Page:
Granny used a flower pot to break into man’s house
A GRANDMOTHER who broke into a man's house with a flowerpot and took property was on medication and had little recollection of what happened, a court has heard.
Jacqueline O'Dempsey (52) smashed the front window at 3am, got in with an accomplice and tripped the power. She was gone before gardai arrived but was caught on CCTV.
Judge Hugh O'Donnell adjourned the case against her at Dublin District Court for a pre-sentence probation report.
O'Dempsey, with an address at Turret Road, Palmerstown, admitted causing criminal damage at the house at Convent Lawns, Kylemore Road, Ballyfermot on September 12 last.
She also pleaded guilty to handling stolen property including a diabetic testing machine, rosary beads, jewellery box, gold-plated watch, silver necklace, mobile phone, candlestick holder, wind-chimes and CDs.
Garda Malachi McGarvey told the court the victim was out of his house when the accused went there at 3am.
She knocked on the door several times to ensure nobody was home, then went into a neighbouring garden, where she got a clay flower pot which she used to smash the front downstairs window.
The alarm went off and the accused returned a short time later with a second woman.
Both of them entered the house through the broken window and once inside, they tripped the power to silence the alarm.
This did not work, however, and instead it turned off the lights. Once inside, they stole a large amount of property from the house.
The pair were unaware that a hidden CCTV camera was recording them until the power went off.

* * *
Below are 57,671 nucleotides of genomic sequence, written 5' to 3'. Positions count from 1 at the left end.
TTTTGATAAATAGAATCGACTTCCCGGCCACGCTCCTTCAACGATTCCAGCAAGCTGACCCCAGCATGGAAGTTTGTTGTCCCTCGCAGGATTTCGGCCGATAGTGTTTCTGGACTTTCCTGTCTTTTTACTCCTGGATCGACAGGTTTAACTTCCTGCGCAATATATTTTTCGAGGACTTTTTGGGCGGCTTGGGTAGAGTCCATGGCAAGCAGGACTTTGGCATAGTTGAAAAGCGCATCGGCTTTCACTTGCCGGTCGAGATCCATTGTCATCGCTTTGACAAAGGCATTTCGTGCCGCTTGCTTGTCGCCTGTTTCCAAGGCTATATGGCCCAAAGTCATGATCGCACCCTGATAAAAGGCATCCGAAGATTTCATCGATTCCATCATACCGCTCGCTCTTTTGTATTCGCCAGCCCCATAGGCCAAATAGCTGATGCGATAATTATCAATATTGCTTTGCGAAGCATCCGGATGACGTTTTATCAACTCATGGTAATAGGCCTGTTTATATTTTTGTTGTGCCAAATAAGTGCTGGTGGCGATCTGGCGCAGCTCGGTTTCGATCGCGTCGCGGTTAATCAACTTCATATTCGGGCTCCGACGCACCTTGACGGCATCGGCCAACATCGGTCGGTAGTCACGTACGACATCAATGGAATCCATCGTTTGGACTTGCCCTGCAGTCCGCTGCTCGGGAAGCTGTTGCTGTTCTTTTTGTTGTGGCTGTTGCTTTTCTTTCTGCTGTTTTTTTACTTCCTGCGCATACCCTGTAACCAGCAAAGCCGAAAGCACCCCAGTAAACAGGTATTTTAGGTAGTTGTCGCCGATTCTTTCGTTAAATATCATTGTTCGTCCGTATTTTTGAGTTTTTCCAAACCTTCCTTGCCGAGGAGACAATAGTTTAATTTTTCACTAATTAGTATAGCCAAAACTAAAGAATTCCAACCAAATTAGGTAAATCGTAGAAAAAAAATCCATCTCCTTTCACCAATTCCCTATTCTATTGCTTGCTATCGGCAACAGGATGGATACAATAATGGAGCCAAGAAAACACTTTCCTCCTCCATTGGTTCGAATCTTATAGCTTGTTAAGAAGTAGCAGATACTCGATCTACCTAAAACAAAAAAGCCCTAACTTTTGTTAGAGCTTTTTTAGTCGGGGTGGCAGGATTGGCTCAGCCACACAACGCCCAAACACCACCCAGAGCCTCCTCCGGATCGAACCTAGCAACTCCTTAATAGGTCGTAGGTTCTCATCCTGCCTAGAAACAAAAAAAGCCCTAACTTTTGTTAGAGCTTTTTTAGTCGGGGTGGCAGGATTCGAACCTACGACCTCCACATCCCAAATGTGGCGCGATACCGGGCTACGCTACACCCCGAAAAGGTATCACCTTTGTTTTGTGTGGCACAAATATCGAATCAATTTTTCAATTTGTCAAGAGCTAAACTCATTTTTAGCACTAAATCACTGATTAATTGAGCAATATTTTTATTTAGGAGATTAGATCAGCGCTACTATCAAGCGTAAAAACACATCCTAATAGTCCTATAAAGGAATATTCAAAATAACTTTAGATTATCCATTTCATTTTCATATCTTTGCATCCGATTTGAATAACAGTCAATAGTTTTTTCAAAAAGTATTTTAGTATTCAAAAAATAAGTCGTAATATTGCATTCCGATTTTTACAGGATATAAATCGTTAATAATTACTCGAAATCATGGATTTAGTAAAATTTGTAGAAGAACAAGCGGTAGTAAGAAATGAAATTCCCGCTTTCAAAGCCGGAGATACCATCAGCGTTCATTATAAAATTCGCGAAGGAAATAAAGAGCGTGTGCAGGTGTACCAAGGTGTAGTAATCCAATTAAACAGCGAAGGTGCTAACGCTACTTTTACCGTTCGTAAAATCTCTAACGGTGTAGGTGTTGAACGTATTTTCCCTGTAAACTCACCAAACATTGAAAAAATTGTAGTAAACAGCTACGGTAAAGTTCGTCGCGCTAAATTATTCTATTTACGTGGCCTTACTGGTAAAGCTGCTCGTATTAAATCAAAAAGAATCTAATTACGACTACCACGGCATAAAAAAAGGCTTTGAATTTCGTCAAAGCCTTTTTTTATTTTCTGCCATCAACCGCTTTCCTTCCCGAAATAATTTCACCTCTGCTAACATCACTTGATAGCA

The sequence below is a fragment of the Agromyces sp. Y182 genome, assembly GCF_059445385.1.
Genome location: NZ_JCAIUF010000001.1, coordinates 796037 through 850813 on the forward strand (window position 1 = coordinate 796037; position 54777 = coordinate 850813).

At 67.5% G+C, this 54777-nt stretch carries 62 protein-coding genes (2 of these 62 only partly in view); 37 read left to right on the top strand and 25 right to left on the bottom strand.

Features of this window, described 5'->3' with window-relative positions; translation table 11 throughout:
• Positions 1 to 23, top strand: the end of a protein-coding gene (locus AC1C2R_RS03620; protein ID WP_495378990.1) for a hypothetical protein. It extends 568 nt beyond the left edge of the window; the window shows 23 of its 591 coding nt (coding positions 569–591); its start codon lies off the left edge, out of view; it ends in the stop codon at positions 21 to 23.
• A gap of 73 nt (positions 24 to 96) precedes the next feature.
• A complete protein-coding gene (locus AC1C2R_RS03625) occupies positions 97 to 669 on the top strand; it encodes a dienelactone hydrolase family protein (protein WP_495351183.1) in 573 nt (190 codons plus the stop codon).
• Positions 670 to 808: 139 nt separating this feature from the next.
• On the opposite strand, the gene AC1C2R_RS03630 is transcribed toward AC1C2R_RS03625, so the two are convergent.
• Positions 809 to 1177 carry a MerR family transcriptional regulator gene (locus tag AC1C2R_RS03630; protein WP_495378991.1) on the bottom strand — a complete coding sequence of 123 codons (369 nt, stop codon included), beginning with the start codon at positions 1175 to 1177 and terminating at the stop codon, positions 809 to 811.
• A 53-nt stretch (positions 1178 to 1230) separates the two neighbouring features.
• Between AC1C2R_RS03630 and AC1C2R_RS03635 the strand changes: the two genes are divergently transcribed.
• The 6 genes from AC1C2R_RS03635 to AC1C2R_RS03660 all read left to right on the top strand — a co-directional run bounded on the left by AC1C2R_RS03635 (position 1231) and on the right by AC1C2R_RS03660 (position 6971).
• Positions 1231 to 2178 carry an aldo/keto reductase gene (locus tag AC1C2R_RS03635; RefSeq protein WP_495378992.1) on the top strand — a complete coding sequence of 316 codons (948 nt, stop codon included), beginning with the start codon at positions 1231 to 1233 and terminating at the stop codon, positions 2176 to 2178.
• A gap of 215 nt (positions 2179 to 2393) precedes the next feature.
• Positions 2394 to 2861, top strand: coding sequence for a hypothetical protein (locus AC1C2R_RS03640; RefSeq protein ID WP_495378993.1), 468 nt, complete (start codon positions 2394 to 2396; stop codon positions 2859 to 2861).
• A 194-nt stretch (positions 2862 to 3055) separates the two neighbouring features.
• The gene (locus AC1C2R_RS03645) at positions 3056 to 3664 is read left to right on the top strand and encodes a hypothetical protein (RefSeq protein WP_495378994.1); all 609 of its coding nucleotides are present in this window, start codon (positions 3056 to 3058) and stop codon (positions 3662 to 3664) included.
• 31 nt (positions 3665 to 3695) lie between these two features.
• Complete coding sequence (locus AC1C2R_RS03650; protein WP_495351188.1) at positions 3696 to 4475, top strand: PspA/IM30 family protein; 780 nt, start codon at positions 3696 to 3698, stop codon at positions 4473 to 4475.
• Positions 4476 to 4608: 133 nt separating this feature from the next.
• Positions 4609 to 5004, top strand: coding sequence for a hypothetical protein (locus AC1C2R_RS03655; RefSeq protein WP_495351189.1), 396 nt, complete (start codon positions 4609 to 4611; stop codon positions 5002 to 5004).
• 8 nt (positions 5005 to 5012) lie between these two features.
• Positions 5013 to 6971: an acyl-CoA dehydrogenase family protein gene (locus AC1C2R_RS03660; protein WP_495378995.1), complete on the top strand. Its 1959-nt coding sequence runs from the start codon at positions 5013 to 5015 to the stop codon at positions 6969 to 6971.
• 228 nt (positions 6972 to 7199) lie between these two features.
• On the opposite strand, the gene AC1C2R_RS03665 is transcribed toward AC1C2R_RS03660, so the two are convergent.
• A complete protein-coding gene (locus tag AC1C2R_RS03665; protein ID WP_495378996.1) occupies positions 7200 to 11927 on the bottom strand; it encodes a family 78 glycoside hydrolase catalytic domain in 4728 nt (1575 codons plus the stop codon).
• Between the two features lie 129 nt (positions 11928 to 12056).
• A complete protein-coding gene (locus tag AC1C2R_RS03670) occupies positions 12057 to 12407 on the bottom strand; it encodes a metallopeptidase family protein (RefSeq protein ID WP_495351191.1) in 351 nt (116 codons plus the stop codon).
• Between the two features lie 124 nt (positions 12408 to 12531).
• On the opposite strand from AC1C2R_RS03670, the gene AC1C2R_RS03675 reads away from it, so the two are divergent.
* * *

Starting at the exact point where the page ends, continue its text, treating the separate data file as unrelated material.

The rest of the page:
A neighbour called the gardai but the suspects had left the scene by the time they arrived.
The owner provided footage of the incident and the accused was identified.
Two days later, gardai searched her house with a warrant and found the property. O'Dempsey made admissions but did not name her accomplice and denied all knowledge of the outstanding property.
She had no previous convictions of any kind.
The accused had six children, 14 grandchildren and had worked in a supermarket for 11 years.
“It is a bit late to be embarking on a life of crime”, Judge O'Donnell remarked.
The accused, who was going through a divorce, had been taking a combination of anti-depressant medication and sleeping tablets at the time, her solicitor Danny Nolan said.
She had little memory of the night in question but accepted she broke into the house. The incident was out of character for her, she was extremely apologetic and embarrassed, Mr Nolan said.
“She is a very vulnerable and fragile lady and is totally alone”, he added.